The sequence serves as the film’s centerpiece, and is the perfect showcase for Shearer, who is a truly gifted dancer. But the sequence isn’t about dancing. Instead, it is designed to show off Powell and Pressburger’s mastery of cinematic techniques. The sequence may start on stage, but soon enough we are transported directly into Victoria’s imagination, and we follow along as she dances from one dreamlike backdrop to the next, all thanks to some brilliant and wholly obvious editing. There is a moment early on in the sequence when Victoria confronts the devilish cobbler played by Grisha Ljubov, and as the stage lights flash, he transforms first into Julian, then into Lermontov, and finally back into the cobbler. It’s a moment that could probably happen on stage, given the right circumstances, but not as seamlessly as it does on film.
That Powell and Pressburger are not interested in depicting the reality of the stage production becomes obvious when Victoria runs through Ljubov, and finds herself in a hazy sort of limbo. She stumbles around in a daze before falling down a hole that goes on seemingly forever, only to land in a barren hellscape in which she dances with a piece of paper that instantly turns into a demonic version of her young suitor. None of this could be achieved on stage, at least not with the seeming ease it does here. This is not to demean or denigrate the work of those who produce and perform live theater, but more to illustrate that film can accomplish things that are not always feasible or easy to achieve on stage. There is an old saying about the magic of cinema, and in this instance, it couldn’t be more relevant. Powell and Pressburger accomplish some amazing things in this sequence, and despite the fact that a lot of hard work went into producing it, it all seems to unfold in real time before our eyes. That is the magic of cinema, and these two men are master magicians.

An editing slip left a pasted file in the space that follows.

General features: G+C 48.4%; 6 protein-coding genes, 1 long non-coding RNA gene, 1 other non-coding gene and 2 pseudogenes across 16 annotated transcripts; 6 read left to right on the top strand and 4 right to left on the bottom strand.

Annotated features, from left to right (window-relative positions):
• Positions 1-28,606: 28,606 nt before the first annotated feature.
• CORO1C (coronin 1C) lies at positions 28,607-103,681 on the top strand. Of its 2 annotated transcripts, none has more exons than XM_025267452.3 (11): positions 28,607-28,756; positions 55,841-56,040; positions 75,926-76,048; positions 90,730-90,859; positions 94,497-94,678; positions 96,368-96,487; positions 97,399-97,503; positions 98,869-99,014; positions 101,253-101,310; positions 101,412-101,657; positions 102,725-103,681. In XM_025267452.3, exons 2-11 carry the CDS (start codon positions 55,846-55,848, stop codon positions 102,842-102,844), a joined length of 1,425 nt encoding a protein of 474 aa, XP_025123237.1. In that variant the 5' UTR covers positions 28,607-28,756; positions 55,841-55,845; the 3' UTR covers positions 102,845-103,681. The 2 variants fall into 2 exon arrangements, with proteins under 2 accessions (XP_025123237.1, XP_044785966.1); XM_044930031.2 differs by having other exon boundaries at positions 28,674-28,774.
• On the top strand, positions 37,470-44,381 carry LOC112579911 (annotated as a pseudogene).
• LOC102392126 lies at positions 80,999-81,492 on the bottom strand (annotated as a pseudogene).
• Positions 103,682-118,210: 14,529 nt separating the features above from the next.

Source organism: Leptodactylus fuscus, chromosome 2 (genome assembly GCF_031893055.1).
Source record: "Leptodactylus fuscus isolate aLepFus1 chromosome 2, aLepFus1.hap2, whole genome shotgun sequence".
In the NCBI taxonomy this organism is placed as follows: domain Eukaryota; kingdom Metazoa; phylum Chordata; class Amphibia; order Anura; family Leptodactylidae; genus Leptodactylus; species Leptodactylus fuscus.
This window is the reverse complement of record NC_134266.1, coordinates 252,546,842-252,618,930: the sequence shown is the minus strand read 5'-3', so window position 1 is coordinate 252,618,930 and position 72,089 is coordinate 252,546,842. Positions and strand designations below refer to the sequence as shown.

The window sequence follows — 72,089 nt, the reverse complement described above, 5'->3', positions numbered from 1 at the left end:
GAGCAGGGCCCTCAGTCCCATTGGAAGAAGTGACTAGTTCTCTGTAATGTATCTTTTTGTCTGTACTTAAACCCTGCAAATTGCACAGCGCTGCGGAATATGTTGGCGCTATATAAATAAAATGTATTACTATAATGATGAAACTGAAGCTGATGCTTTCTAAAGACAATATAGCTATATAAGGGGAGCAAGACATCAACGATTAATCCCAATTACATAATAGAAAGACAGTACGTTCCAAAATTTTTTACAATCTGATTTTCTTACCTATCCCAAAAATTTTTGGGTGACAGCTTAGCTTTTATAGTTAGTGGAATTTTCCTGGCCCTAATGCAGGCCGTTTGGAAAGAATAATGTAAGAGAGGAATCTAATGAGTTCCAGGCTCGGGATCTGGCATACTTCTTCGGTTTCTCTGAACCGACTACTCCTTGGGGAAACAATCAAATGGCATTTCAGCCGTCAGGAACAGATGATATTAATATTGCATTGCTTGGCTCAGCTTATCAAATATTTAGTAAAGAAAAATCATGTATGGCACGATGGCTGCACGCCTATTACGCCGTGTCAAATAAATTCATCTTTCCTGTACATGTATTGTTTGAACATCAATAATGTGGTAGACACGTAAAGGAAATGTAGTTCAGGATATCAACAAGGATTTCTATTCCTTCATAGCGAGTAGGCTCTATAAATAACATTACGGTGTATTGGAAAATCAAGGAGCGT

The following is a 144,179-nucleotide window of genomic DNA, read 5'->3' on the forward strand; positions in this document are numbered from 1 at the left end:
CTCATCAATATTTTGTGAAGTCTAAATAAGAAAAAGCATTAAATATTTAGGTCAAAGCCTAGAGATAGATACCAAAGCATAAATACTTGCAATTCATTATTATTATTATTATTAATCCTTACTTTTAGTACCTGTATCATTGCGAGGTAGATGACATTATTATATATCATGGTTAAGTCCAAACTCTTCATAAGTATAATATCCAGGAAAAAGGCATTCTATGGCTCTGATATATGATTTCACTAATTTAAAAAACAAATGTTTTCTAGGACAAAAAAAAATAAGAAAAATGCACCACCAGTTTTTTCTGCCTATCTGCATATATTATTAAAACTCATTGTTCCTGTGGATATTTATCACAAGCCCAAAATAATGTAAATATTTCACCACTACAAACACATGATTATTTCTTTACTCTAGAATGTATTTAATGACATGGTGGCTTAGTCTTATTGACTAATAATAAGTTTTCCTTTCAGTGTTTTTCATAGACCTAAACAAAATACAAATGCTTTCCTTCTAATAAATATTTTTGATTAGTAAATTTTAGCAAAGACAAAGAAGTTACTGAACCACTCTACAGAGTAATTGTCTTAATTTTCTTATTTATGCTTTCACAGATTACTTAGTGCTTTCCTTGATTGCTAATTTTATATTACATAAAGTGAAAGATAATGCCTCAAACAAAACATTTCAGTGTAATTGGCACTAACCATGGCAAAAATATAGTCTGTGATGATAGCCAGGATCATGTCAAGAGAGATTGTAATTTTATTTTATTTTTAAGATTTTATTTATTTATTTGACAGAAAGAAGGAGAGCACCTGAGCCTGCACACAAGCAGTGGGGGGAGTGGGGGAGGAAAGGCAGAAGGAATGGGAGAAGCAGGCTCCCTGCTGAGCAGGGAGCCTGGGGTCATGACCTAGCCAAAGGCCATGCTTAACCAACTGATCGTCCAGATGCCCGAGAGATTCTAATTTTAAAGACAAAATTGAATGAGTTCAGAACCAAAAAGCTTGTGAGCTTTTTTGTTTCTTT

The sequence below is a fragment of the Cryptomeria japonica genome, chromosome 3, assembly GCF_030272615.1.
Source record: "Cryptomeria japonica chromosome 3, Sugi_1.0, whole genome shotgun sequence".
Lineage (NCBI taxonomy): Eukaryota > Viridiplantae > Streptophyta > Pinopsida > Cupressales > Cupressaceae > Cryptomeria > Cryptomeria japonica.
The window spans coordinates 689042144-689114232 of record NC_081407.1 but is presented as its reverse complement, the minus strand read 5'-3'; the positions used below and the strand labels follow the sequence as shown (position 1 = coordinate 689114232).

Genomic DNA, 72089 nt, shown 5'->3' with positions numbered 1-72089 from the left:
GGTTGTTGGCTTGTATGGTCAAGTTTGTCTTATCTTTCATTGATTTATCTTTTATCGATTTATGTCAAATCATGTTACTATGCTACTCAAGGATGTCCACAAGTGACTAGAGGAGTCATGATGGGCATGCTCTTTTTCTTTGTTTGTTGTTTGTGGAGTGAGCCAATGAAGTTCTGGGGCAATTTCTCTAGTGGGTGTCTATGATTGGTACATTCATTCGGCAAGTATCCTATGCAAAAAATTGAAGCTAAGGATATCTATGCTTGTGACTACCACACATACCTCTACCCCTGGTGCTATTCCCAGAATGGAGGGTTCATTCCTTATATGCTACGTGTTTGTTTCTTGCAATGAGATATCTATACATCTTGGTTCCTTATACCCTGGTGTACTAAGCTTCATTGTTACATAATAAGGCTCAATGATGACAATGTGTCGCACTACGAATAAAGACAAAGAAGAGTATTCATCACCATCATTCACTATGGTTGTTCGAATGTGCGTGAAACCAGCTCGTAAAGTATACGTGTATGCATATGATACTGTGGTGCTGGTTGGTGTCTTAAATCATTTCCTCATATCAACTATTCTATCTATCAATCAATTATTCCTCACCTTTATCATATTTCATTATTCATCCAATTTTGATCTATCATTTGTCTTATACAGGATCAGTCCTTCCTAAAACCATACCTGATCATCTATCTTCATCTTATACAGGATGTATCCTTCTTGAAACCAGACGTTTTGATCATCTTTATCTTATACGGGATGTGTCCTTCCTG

Powell and Pressburger were devoted to their art, but not so much that they didn’t recognize the cost that comes with that sort of total dedication. While they strove to create art, they also made sure that above all, their films were entertaining. Above, when I wrote that there are filmmakers who are content to simply churn out product aimed at a wide audience, it was not meant as scornful or dismissive. Movies are a form of entertainment and, as such, they should entertain, at least on some level. Powell and Pressburger understood this, and as such their films are massively entertaining, often injected with a playful sense of humor that still strikes a chord with audiences to this day. At the same time, however, they were consummate artists who were dedicated to making films that would stand the test of time in the same way that the paintings of Van Gogh or Shakespeare’s plays have. In that respect, they were devoted artists, and that is one of the reasons why we are still talking and writing about their films over 50 years after they were first released.